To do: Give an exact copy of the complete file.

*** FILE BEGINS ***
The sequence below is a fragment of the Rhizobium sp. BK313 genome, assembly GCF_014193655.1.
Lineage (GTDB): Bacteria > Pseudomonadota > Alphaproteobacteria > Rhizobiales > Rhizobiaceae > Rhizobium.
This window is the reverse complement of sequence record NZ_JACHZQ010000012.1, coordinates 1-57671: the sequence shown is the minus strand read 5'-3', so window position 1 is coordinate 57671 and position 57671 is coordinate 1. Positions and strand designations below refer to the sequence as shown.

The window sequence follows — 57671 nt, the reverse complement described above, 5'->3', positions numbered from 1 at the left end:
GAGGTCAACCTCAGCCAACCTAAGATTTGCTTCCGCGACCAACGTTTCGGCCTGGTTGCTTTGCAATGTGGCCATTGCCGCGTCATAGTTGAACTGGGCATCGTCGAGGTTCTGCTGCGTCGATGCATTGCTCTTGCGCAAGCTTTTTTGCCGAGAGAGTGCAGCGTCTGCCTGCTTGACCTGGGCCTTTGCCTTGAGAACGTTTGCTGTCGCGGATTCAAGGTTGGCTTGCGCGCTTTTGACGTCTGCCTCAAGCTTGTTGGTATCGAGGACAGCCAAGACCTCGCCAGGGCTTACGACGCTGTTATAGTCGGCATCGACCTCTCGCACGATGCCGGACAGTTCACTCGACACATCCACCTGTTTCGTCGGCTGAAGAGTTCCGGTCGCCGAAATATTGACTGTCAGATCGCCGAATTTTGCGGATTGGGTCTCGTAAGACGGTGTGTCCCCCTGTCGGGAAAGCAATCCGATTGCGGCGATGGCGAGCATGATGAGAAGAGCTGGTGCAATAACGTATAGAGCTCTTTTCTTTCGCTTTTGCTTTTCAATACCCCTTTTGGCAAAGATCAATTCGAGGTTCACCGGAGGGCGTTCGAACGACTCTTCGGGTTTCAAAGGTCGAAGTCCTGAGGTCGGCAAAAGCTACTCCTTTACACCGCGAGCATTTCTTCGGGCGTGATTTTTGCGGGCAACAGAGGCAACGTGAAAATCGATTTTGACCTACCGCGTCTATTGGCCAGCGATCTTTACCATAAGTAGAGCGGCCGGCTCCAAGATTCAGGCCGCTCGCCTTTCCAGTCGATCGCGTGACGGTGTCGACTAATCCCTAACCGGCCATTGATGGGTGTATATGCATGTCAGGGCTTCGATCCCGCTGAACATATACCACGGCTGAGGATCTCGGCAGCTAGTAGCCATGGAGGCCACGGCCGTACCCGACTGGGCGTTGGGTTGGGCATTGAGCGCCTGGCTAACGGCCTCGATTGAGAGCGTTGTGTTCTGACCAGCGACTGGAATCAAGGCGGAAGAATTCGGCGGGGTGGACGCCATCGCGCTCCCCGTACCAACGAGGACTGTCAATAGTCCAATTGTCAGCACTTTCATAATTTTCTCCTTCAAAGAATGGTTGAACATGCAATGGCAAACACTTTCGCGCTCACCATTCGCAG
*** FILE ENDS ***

The sequence below is a fragment of the Rhizobium sp. BK313 genome, assembly GCF_014193655.1.
Lineage (GTDB): Bacteria > Pseudomonadota > Alphaproteobacteria > Rhizobiales > Rhizobiaceae > Rhizobium.
This window is the reverse complement of sequence record NZ_JACHZQ010000012.1, coordinates 1-57671: the sequence shown is the minus strand read 5'-3', so window position 1 is coordinate 57671 and position 57671 is coordinate 1. Positions and strand designations below refer to the sequence as shown.

The window sequence follows — 57671 nt, the reverse complement described above, 5'->3', positions numbered from 1 at the left end:
GAGGTCAACCTCAGCCAACCTAAGATTTGCTTCCGCGACCAACGTTTCGGCCTGGTTGCTTTGCAATGTGGCCATTGCCGCGTCATAGTTGAACTGGGCATCGTCGAGGTTCTGCTGCGTCGATGCATTGCTCTTGCGCAAGCTTTTTTGCCGAGAGAGTGCAGCGTCTGCCTGCTTGACCTGGGCCTTTGCCTTGAGAACGTTTGCTGTCGCGGATTCAAGGTTGGCTTGCGCGCTTTTGACGTCTGCCTCAAGCTTGTTGGTATCGAGGACAGCCAAGACCTCGCCAGGGCTTACGACGCTGTTATAGTCGGCATCGACCTCTCGCACGATGCCGGACAGTTCACTCGACACATCCACCTGTTTCGTCGGCTGAAGAGTTCCGGTCGCCGAAATATTGACTGTCAGATCGCCGAATTTTGCGGATTGGGTCTCGTAAGACGGTGTGTCCCCCTGTCGGGAAAGCAATCCGATTGCGGCGATGGCGAGCATGATGAGAAGAGCTGGTGCAATAACGTATAGAGCTCTTTTCTTTCGCTTTTGCTTTTCAATACCCCTTTTGGCAAAGATCAATTCGAGGTTCACCGGAGGGCGTTCGAACGACTCTTCGGGTTTCAAAGGTCGAAGTCCTGAGGTCGGCAAAAGCTACTCCTTTACACCGCGAGCATTTCTTCGGGCGTGATTTTTGCGGGCAACAGAGGCAACGTGAAAATCGATTTTGACCTACCGCGTCTATTGGCCAGCGATCTTTACCATAAGTAGAGCGGCCGGCTCCAAGATTCAGGCCGCTCGCCTTTCCAGTCGATCGCGTGACGGTGTCGACTAATCCCTAACCGGCCATTGATGGGTGTATATGCATGTCAGGGCTTCGATCCCGCTGAACATATACCACGGCTGAGGATCTCGGCAGCTAGTAGCCATGGAGGCCACGGCCGTACCCGACTGGGCGTTGGGTTGGGCATTGAGCGCCTGGCTAACGGCCTCGATTGAGAGCGTTGTGTTCTGACCAGCGACTGGAATCAAGGCGGAAGAATTCGGCGGGGTGGACGCCATCGCGCTCCCCGTACCAACGAGGACTGTCAATAGTCCAATTGTCAGCACTTTCATAATTTTCTCCTTCAAAGAATGGTTGAACATGCAATGGCAAACACTTTCGCGCTCACCATTCGCAG